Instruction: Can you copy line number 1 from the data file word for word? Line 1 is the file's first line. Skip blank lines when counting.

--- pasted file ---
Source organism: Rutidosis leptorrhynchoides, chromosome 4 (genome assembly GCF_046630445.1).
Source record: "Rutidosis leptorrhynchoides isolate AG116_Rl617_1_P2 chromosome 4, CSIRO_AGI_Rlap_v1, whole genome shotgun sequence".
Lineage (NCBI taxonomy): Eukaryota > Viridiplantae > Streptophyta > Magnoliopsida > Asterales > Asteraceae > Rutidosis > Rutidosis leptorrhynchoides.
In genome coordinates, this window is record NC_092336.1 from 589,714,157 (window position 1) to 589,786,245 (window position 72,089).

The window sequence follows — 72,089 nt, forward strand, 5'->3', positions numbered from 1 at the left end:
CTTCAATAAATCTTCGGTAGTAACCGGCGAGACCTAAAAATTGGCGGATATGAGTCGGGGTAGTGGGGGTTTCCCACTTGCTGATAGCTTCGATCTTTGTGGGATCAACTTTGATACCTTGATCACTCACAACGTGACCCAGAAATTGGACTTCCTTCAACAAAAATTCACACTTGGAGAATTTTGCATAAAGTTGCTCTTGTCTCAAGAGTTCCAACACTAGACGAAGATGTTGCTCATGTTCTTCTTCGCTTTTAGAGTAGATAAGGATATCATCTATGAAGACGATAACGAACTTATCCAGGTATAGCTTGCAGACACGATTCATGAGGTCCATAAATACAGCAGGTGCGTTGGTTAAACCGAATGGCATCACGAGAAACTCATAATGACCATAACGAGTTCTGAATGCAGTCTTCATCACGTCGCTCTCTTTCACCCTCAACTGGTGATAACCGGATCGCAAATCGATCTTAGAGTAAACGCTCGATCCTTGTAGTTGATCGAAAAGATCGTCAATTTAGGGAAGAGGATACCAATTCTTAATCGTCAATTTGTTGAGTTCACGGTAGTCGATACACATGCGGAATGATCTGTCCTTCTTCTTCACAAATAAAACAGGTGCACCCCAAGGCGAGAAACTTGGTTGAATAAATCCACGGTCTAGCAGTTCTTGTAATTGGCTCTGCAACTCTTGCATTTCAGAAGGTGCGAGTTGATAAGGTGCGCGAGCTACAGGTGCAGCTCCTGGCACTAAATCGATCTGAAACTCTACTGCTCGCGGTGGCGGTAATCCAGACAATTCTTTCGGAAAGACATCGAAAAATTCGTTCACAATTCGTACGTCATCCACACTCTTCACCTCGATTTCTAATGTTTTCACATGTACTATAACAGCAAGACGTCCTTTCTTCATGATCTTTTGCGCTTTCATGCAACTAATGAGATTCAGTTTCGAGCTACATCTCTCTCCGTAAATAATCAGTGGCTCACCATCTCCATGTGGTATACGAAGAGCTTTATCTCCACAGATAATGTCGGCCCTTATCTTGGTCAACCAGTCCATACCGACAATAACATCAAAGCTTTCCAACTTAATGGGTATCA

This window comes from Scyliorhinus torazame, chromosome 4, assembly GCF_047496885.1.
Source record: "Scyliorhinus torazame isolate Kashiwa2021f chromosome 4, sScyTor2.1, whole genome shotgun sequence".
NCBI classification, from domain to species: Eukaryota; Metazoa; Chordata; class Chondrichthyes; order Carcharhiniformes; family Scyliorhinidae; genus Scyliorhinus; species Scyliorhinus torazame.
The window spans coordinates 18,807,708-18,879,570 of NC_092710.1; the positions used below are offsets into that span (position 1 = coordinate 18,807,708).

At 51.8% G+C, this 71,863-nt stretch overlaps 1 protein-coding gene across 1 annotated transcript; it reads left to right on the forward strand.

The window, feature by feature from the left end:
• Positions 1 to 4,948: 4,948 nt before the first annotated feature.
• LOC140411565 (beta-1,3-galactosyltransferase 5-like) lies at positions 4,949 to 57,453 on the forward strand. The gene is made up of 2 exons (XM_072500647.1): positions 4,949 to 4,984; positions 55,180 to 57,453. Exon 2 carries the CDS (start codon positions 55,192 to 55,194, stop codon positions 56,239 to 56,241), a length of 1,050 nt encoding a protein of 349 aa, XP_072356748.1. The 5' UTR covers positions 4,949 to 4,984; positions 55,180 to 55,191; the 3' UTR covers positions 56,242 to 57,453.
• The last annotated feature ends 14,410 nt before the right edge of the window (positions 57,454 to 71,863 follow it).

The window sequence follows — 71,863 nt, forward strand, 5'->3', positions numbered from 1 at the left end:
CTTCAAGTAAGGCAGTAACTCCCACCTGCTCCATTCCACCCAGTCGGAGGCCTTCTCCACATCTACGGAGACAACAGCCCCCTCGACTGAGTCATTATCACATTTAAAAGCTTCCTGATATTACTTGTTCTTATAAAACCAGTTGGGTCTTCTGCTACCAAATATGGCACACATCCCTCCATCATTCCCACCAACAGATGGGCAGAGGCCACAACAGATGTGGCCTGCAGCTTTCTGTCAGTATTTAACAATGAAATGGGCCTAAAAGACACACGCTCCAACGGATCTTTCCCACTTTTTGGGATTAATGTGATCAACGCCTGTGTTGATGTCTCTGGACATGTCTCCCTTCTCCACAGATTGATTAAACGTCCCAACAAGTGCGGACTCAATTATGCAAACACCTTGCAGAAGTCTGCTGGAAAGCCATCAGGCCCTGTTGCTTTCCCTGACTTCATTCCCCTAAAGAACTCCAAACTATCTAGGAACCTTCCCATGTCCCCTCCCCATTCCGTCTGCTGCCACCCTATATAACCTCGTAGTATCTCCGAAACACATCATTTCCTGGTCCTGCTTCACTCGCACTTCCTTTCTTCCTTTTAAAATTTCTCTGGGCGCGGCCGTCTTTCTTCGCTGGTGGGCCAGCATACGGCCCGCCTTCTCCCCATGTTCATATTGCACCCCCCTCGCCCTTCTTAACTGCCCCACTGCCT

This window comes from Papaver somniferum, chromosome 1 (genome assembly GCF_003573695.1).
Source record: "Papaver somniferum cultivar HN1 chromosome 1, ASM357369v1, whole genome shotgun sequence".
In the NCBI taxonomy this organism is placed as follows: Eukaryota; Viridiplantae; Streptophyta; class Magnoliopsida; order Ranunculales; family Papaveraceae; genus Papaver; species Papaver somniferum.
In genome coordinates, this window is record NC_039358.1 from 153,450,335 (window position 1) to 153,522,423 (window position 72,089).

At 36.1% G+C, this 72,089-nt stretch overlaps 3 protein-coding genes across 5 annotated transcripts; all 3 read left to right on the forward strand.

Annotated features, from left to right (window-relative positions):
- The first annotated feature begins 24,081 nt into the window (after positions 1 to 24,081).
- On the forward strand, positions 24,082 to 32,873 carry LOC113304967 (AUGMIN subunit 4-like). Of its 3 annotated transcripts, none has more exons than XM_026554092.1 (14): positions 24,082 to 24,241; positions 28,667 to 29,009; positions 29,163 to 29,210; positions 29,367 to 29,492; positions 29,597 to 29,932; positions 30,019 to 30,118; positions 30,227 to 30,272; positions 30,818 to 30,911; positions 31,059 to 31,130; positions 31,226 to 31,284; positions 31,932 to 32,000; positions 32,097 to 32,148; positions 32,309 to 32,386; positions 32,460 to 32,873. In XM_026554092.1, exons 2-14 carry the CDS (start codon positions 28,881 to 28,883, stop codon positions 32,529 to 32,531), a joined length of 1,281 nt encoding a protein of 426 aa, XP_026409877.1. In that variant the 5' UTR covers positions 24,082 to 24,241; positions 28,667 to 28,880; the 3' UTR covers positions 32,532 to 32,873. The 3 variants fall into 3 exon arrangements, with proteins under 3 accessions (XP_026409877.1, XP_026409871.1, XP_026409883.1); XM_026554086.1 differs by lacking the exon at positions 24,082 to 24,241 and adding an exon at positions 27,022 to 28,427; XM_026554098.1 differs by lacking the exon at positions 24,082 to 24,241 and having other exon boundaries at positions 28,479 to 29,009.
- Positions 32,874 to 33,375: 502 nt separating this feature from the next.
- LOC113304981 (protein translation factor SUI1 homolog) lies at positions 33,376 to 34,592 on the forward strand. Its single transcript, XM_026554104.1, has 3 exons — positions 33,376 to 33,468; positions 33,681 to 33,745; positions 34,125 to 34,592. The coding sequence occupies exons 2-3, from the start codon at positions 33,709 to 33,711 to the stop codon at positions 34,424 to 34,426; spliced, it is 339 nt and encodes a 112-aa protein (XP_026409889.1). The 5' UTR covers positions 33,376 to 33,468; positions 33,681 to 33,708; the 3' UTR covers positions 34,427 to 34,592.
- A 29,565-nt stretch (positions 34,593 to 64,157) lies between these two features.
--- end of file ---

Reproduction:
Source organism: Rutidosis leptorrhynchoides, chromosome 4 (genome assembly GCF_046630445.1).